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Intellect

Benson Institute sends videos about irrigation to Third World countries

To aid in the fight against world hunger and malnutrition, Brigham Young University's Ezra Taft Benson Institute, a division of the College of Biology and Agriculture that delivers applied agricultural science and technology to rural areas, has sent documentaries that focus on improved irrigation techniques to 137 universities in Latin America and Spain.

BYU hopes academics will use the information in the videos to teach farmers in Third World countries improved irrigation techniques that increase crop production. The instructional videos, which comprise 40 teaching modules, were filmed in Ecuador and translated from English into Spanish.

"Water is the life-blood of agricultural productions," says Allen Christensen, director of the Benson Institute. "We work in a lot of arid climates, and in order to keep the crops flourishing longer in the dry season, these places need life-saving irrigation. If countries can grow crops during the dry season, then people can more effectively feed their families."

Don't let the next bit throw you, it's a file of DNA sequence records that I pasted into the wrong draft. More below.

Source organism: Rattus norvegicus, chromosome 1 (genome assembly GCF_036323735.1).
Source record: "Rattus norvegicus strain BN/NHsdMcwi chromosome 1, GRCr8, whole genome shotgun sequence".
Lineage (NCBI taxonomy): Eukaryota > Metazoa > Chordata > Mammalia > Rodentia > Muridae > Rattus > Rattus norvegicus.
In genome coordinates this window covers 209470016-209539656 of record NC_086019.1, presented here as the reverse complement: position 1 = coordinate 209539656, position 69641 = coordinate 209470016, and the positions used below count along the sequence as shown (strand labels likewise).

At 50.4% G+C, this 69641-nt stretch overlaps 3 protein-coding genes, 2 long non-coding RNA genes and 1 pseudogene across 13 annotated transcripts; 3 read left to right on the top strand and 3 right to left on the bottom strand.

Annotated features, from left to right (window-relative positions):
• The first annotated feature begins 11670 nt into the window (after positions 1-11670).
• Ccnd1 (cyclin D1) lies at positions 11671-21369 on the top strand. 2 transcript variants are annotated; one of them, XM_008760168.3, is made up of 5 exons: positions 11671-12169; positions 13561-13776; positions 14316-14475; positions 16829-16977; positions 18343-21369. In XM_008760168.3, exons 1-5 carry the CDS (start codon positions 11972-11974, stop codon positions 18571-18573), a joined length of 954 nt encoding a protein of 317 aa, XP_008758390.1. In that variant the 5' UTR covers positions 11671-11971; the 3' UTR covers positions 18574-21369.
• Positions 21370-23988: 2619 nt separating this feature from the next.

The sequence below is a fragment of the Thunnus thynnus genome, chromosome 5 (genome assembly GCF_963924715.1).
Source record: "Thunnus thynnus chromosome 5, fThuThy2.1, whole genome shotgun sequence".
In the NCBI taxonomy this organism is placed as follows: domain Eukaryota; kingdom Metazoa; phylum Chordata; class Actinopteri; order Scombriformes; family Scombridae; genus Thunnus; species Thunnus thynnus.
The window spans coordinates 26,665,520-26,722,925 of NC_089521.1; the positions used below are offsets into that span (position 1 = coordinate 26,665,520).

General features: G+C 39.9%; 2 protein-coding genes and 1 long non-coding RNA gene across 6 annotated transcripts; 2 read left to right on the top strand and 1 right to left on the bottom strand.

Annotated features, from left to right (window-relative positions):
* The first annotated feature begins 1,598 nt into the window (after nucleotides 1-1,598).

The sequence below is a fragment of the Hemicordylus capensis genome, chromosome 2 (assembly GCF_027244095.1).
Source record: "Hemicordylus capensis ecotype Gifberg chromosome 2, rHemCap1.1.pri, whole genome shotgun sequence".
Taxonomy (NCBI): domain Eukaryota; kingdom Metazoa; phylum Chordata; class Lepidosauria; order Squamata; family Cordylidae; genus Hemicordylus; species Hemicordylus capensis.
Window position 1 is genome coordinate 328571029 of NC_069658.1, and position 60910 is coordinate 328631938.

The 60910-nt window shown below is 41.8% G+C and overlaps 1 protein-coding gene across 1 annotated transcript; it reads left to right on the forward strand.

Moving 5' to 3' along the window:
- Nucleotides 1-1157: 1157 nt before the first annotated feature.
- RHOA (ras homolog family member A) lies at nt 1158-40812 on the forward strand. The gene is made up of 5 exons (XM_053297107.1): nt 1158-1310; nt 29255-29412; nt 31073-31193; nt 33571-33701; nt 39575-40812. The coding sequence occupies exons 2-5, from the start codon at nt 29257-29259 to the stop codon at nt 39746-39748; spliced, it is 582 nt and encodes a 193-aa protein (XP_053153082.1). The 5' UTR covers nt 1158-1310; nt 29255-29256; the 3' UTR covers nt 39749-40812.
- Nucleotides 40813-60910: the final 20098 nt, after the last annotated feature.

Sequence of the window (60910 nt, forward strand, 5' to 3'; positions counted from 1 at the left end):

The Benson Institute was founded in 1975 with the mission to increase self-sufficiency among rural families. The Institute solves food production problems by teaching families improved agricultural techniques to produce foods high in nutritional value. Undergraduate students help the Institute by conducting research in agriculture and nutrition and educating rural community residents about new farming techniques.

According to Christensen, this project emulates Ezra Taft Benson's vision for the Institute as an interactive center of information and technology that can aid small-scale farmers throughout the world. Benson was U.S. Secretary of Agriculture during the Eisenhower administration and the 13th president of The Church of Jesus Christ of Latter-day Saints.

"Irrigation techniques were pioneered in Utah from the lowest level to more advanced techniques," says Christensen. "It's great to be taking these techniques to other countries and seeing fruitful results that can change people's lives."

Writer: Hilary Smoot

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